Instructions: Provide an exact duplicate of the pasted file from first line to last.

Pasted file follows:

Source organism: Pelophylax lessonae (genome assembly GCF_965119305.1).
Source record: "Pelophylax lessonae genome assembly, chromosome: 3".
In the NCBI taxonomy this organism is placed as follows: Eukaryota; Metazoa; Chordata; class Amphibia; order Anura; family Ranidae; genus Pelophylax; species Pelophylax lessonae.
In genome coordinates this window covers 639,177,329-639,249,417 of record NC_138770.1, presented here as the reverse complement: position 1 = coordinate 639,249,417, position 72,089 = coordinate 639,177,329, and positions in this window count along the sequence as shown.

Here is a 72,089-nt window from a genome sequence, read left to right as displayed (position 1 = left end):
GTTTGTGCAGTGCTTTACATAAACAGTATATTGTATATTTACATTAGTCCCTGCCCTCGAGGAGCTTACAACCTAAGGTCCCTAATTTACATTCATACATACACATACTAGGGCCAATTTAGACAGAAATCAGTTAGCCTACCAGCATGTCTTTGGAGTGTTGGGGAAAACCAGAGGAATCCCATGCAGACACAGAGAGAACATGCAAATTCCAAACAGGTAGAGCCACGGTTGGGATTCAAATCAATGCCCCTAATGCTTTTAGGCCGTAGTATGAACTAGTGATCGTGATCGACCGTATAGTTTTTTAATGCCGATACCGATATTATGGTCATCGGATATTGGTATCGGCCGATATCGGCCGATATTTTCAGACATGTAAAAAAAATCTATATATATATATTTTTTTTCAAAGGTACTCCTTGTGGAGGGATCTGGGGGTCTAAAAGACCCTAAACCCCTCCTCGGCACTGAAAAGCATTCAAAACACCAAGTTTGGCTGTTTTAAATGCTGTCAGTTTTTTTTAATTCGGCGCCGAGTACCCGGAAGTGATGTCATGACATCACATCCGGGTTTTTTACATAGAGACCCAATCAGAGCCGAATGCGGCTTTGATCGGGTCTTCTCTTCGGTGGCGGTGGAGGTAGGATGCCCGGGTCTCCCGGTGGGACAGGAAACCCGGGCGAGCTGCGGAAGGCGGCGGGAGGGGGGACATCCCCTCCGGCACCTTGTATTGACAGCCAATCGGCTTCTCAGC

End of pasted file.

Source organism: Pelophylax lessonae (genome assembly GCF_965119305.1).
Source record: "Pelophylax lessonae genome assembly, chromosome: 3".
In the NCBI taxonomy this organism is placed as follows: Eukaryota; Metazoa; Chordata; class Amphibia; order Anura; family Ranidae; genus Pelophylax; species Pelophylax lessonae.
In genome coordinates this window covers 639,177,329-639,249,417 of record NC_138770.1, presented here as the reverse complement: position 1 = coordinate 639,249,417, position 72,089 = coordinate 639,177,329, and positions in this window count along the sequence as shown.

Here is a 72,089-nt window from a genome sequence, read left to right as displayed (position 1 = left end):
GTTTGTGCAGTGCTTTACATAAACAGTATATTGTATATTTACATTAGTCCCTGCCCTCGAGGAGCTTACAACCTAAGGTCCCTAATTTACATTCATACATACACATACTAGGGCCAATTTAGACAGAAATCAGTTAGCCTACCAGCATGTCTTTGGAGTGTTGGGGAAAACCAGAGGAATCCCATGCAGACACAGAGAGAACATGCAAATTCCAAACAGGTAGAGCCACGGTTGGGATTCAAATCAATGCCCCTAATGCTTTTAGGCCGTAGTATGAACTAGTGATCGTGATCGACCGTATAGTTTTTTAATGCCGATACCGATATTATGGTCATCGGATATTGGTATCGGCCGATATCGGCCGATATTTTCAGACATGTAAAAAAAATCTATATATATATATTTTTTTTCAAAGGTACTCCTTGTGGAGGGATCTGGGGGTCTAAAAGACCCTAAACCCCTCCTCGGCACTGAAAAGCATTCAAAACACCAAGTTTGGCTGTTTTAAATGCTGTCAGTTTTTTTTAATTCGGCGCCGAGTACCCGGAAGTGATGTCATGACATCACATCCGGGTTTTTTACATAGAGACCCAATCAGAGCCGAATGCGGCTTTGATCGGGTCTTCTCTTCGGTGGCGGTGGAGGTAGGATGCCCGGGTCTCCCGGTGGGACAGGAAACCCGGGCGAGCTGCGGAAGGCGGCGGGAGGGGGGACATCCCCTCCGGCACCTTGTATTGACAGCCAATCGGCTTCTCAGC